Go Hard or Goatee

Meddling with the face-fuzz continuum came not without risk

In the manner of the rain that has, of late, lashed unceasingly against the dank grey pavements of the city, navigating the puddles and potholes of my days I found a singular repetitive thought drumming against the roof of my brain. What the hell to do with my hairstyle.

I wasn’t drowning in options.

Having drawn the follicular short-straw and watched my forehead increase alarmingly in size over the last few years, it was a toss up between the backward combover flaunted by the Turkish guy in my Local 7 Eleven…

and Uncle Fester.

I tended towards the latter, simply because it was easier and cleaner and I’m a sucker for control and at times when I let it all hang out I’d catch my reflection and see patches where my hair wouldn’t grow and feel old and vagrant.

But the Fester option also came with problems, most notably the ‘head doubling as flashlight’ syndrome. The amount of light bouncing off the top of my melon was a source of contention. Useful for directing pals to my whereabouts on heaving dancefloors, but I was taking driving lessons, what if my dome was deemed hazardous to oncoming traffic by the DVLA.

Could I tan the shine out of me.

Seems not.

I mulled over the Coolio vibe.

Out of nowhere one sticky evening of early summer, scanning Netflix for some mindless flatscreen daydream to wallow in for a couple of hours, an answer arrived.

The message came loud and clear. I was focusing my energies in the wrong hemisphere. I went to the bathroom, steadied myself and summoned a deep intake of breath. With a deft swivel of the Braun series 9 titanium-coated beard-sculptor, a door to a new room in my soul creaked open. I walked tentatively through.

I had entered an unchartered realm.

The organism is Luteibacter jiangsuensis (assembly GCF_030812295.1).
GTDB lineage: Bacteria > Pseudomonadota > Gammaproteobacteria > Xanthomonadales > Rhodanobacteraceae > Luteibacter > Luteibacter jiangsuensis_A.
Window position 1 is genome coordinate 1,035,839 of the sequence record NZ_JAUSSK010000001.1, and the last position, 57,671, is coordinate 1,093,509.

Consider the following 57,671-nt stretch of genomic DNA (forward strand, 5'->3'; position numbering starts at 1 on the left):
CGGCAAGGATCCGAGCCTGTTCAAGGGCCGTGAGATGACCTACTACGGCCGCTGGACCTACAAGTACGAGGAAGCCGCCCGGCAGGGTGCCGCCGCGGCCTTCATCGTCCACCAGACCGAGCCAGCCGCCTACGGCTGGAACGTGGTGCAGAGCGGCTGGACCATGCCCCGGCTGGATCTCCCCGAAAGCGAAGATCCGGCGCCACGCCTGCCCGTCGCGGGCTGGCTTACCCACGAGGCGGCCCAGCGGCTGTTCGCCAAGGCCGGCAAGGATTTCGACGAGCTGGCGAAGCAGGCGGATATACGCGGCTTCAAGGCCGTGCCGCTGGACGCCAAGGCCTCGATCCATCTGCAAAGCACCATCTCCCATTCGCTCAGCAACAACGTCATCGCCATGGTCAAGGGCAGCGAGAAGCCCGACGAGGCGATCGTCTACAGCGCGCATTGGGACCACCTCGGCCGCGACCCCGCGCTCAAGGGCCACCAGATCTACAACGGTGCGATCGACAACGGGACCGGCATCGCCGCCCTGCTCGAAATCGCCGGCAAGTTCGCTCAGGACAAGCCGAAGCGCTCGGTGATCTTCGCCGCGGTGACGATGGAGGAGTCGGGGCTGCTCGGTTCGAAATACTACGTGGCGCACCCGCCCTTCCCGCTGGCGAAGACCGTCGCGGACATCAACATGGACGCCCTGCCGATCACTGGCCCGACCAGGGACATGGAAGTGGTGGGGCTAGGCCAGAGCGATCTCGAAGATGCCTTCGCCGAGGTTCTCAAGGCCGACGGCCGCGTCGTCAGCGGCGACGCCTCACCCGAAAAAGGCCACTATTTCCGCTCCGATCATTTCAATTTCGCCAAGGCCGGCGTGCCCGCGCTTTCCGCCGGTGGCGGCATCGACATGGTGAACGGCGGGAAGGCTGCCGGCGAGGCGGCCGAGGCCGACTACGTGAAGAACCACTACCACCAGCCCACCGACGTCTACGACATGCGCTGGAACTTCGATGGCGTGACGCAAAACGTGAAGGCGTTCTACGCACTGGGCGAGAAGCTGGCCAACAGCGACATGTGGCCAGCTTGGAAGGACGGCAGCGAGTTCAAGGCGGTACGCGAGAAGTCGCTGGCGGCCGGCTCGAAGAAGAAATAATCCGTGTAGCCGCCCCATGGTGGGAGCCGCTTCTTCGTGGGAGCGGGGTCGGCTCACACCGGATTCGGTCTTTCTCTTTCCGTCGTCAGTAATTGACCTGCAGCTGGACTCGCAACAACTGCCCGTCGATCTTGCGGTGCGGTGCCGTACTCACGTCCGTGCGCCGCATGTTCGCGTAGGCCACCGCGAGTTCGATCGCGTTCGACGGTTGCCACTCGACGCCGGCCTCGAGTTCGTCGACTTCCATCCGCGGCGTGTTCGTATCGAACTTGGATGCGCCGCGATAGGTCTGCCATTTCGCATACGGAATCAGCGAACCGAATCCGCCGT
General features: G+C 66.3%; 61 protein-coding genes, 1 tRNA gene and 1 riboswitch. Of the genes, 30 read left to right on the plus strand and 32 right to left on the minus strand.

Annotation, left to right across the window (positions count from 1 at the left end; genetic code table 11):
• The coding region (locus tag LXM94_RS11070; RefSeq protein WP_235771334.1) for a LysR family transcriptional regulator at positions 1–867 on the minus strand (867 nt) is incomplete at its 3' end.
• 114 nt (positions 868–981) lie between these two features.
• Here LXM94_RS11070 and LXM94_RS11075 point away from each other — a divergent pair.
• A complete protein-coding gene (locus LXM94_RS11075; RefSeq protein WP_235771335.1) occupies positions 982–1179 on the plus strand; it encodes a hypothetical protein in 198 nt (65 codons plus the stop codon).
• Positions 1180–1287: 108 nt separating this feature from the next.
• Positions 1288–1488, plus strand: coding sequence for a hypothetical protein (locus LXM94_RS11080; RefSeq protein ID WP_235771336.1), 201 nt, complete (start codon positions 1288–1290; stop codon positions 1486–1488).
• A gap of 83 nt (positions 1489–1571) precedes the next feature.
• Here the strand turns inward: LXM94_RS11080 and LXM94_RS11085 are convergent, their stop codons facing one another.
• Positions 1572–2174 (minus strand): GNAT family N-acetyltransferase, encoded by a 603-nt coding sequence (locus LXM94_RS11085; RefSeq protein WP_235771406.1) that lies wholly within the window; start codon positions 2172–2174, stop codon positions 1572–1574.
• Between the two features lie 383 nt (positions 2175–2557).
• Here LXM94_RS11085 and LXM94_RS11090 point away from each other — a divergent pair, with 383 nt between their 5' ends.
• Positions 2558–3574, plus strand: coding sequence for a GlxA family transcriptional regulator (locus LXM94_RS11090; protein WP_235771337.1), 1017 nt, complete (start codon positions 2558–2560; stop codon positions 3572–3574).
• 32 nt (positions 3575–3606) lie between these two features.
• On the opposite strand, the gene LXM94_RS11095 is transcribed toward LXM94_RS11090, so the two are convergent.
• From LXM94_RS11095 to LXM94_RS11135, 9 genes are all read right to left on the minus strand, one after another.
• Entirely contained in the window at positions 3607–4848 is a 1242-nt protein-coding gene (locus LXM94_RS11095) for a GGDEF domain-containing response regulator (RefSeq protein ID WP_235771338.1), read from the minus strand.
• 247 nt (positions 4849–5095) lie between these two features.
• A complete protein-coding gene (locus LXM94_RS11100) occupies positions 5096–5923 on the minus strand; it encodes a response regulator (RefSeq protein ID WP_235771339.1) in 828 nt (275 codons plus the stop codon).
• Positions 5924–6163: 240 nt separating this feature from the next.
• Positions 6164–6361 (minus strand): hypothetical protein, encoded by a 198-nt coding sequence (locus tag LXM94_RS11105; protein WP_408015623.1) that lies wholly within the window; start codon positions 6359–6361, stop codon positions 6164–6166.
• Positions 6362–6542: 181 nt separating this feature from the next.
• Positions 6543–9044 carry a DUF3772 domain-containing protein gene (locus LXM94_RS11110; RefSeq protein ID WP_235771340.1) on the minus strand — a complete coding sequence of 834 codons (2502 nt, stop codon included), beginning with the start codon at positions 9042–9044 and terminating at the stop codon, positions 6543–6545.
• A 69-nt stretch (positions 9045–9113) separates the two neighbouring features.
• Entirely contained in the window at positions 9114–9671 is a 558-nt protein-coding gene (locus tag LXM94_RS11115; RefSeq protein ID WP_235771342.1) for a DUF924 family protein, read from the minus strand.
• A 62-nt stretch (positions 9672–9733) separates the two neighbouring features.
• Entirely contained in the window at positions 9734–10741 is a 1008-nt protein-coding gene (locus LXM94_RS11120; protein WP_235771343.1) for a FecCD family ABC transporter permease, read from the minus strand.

The realm of the goatee.

I dusted off the loose stubble, splashed my face with water, towelled myself down, and focussing in once more I surveyed my reflection in the mirror. Staring back at me was someone I had never met before. I took some more photos.

Turns out I wasn’t the only one who was happy about it.

But something alarmed me. I’d had my fair share of questionable hairstyles over the years, but this was different. Never before had I, in under a minute of fairly unconcentrated coiffuring, revolutionised the way I looked at myself, how I perceived my own identity. There was something about the goatee that changed the interior of my being, deep down inside me. That took my 37 year old script, ripped it to shreds and flipped it on its head. That brought out a long forgotten darkness from my soul, something I knew I wasn’t going to be able to come back from. Lurking within its angles and symmetry, was something absolutely terrifying.

What was it exactly. It’s not like I was the first to test-drive this particular style. There was Brent.

But then there were some cool cats too. Brad, Leonardo, Pacino. I was in esteemed company. These guys were the epitome of class and continental allure.

In fact, these guys begged an all important question. If you don’t have a goatee, who the hell even are you. What had taken me so long?

And still my reflection terrified me.

I wondered if it was the no hair plus goatee combination. Did a decent mane up-top adroitly balance out the sheer ridiculousness of having a goatee. What could be more intense than a goatee. What even is a goatee. An M25 for your lips, a holiday home for your chin. Pronounced and yet peculiarly isolated. The thing about stubble is that if you don’t shave stubble just happens. But a goatee is a whole new level of care and deliberateness. With my Uncle Fester flex, would going full Walter White draw too much attention to the rug doing a rodeo of my molars.